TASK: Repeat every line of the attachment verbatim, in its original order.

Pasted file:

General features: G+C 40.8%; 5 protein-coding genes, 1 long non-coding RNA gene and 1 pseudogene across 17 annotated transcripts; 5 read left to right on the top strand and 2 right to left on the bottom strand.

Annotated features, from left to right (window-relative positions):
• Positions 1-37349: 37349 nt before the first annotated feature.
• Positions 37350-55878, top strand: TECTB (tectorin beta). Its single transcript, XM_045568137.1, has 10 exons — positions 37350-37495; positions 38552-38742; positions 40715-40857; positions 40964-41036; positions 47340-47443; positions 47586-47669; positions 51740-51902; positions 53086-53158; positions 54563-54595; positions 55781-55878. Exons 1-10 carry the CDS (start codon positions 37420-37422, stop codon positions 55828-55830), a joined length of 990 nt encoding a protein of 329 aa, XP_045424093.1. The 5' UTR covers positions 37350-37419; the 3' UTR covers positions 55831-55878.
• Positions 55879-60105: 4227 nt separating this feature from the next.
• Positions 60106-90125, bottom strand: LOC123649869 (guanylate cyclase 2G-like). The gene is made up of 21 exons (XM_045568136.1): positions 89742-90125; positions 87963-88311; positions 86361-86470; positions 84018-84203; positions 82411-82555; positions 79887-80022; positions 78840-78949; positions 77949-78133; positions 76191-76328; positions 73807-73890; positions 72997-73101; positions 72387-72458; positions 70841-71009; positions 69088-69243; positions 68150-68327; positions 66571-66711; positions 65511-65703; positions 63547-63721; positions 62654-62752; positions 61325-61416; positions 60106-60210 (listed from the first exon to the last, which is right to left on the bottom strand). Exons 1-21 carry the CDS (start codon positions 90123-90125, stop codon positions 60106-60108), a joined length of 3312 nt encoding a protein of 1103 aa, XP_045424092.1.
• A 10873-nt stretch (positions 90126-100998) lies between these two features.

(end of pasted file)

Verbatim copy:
General features: G+C 40.8%; 5 protein-coding genes, 1 long non-coding RNA gene and 1 pseudogene across 17 annotated transcripts; 5 read left to right on the top strand and 2 right to left on the bottom strand.

Annotated features, from left to right (window-relative positions):
• Positions 1-37349: 37349 nt before the first annotated feature.
• Positions 37350-55878, top strand: TECTB (tectorin beta). Its single transcript, XM_045568137.1, has 10 exons — positions 37350-37495; positions 38552-38742; positions 40715-40857; positions 40964-41036; positions 47340-47443; positions 47586-47669; positions 51740-51902; positions 53086-53158; positions 54563-54595; positions 55781-55878. Exons 1-10 carry the CDS (start codon positions 37420-37422, stop codon positions 55828-55830), a joined length of 990 nt encoding a protein of 329 aa, XP_045424093.1. The 5' UTR covers positions 37350-37419; the 3' UTR covers positions 55831-55878.
• Positions 55879-60105: 4227 nt separating this feature from the next.
• Positions 60106-90125, bottom strand: LOC123649869 (guanylate cyclase 2G-like). The gene is made up of 21 exons (XM_045568136.1): positions 89742-90125; positions 87963-88311; positions 86361-86470; positions 84018-84203; positions 82411-82555; positions 79887-80022; positions 78840-78949; positions 77949-78133; positions 76191-76328; positions 73807-73890; positions 72997-73101; positions 72387-72458; positions 70841-71009; positions 69088-69243; positions 68150-68327; positions 66571-66711; positions 65511-65703; positions 63547-63721; positions 62654-62752; positions 61325-61416; positions 60106-60210 (listed from the first exon to the last, which is right to left on the bottom strand). Exons 1-21 carry the CDS (start codon positions 90123-90125, stop codon positions 60106-60108), a joined length of 3312 nt encoding a protein of 1103 aa, XP_045424092.1.
• A 10873-nt stretch (positions 90126-100998) lies between these two features.